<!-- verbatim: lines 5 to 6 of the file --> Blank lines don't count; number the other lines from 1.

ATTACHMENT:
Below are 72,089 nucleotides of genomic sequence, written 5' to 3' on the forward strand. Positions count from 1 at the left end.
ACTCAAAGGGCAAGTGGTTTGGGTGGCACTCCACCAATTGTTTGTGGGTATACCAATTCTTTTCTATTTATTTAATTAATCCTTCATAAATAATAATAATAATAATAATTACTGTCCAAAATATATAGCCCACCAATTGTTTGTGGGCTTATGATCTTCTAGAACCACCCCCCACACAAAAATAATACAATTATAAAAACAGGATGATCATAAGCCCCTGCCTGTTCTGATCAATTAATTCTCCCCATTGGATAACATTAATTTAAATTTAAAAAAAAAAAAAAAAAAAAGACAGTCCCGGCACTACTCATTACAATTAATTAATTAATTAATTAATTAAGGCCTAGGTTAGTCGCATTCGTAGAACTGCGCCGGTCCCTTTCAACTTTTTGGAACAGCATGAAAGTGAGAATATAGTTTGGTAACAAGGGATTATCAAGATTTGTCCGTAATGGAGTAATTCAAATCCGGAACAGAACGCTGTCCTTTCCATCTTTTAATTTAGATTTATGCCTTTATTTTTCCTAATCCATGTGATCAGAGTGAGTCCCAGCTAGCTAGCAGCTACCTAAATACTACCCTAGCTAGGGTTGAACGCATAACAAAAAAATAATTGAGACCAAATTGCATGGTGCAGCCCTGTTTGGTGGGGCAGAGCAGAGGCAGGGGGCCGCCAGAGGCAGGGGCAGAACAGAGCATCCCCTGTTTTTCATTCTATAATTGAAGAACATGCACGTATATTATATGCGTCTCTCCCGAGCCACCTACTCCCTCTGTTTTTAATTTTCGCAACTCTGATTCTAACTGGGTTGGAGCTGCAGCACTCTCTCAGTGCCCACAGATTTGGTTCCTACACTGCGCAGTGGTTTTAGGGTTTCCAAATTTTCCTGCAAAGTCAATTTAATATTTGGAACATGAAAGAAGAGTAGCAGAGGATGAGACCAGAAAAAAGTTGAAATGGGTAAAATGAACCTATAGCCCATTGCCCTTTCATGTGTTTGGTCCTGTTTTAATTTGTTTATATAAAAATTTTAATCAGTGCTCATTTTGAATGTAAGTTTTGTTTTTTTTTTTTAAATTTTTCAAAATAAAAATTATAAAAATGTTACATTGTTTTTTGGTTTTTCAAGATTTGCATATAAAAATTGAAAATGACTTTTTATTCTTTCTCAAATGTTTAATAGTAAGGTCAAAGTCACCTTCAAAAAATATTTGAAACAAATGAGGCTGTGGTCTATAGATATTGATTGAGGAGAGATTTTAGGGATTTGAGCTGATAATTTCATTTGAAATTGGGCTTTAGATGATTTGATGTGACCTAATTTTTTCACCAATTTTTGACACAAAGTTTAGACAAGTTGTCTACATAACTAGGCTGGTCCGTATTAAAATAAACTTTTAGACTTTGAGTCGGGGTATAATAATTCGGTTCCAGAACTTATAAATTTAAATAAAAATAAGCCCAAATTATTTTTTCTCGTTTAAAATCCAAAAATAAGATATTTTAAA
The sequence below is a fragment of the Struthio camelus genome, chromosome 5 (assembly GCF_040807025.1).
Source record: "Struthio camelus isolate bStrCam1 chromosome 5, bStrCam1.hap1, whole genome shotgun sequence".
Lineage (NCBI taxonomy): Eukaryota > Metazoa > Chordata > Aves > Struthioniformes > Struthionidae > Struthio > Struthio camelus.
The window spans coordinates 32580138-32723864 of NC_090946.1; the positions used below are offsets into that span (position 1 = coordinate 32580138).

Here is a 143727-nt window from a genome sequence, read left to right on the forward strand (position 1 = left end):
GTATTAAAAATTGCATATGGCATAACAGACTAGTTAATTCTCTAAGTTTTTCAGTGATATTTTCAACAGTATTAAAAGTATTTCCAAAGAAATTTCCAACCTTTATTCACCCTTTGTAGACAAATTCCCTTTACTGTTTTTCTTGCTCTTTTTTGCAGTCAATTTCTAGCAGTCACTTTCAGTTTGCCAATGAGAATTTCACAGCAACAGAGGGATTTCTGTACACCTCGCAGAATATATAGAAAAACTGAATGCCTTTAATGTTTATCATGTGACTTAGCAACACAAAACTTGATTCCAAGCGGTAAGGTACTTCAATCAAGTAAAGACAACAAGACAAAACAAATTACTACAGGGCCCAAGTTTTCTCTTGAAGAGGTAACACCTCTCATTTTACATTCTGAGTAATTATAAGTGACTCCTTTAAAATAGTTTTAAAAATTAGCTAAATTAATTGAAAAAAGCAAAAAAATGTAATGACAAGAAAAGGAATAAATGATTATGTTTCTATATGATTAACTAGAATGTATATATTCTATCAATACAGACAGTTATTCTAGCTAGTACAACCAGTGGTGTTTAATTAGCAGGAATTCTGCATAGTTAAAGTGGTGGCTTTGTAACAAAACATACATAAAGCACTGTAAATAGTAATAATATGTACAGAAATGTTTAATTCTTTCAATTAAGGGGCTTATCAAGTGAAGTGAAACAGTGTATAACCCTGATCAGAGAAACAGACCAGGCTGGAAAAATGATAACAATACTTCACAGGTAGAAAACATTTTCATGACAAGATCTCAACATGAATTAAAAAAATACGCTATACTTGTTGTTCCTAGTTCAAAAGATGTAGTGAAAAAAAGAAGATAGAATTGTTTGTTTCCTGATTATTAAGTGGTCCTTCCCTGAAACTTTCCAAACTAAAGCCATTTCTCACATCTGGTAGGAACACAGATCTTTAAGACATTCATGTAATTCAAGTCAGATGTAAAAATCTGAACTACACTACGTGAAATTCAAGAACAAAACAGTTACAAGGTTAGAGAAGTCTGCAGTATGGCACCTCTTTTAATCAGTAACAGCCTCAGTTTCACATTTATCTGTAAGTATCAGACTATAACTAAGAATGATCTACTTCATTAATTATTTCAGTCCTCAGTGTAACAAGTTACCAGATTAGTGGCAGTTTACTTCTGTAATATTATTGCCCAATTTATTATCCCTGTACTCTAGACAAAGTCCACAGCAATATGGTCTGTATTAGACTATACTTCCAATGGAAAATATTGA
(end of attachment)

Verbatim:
Lineage (NCBI taxonomy): Eukaryota > Metazoa > Chordata > Aves > Struthioniformes > Struthionidae > Struthio > Struthio camelus.
The window spans coordinates 32580138-32723864 of NC_090946.1; the positions used below are offsets into that span (position 1 = coordinate 32580138).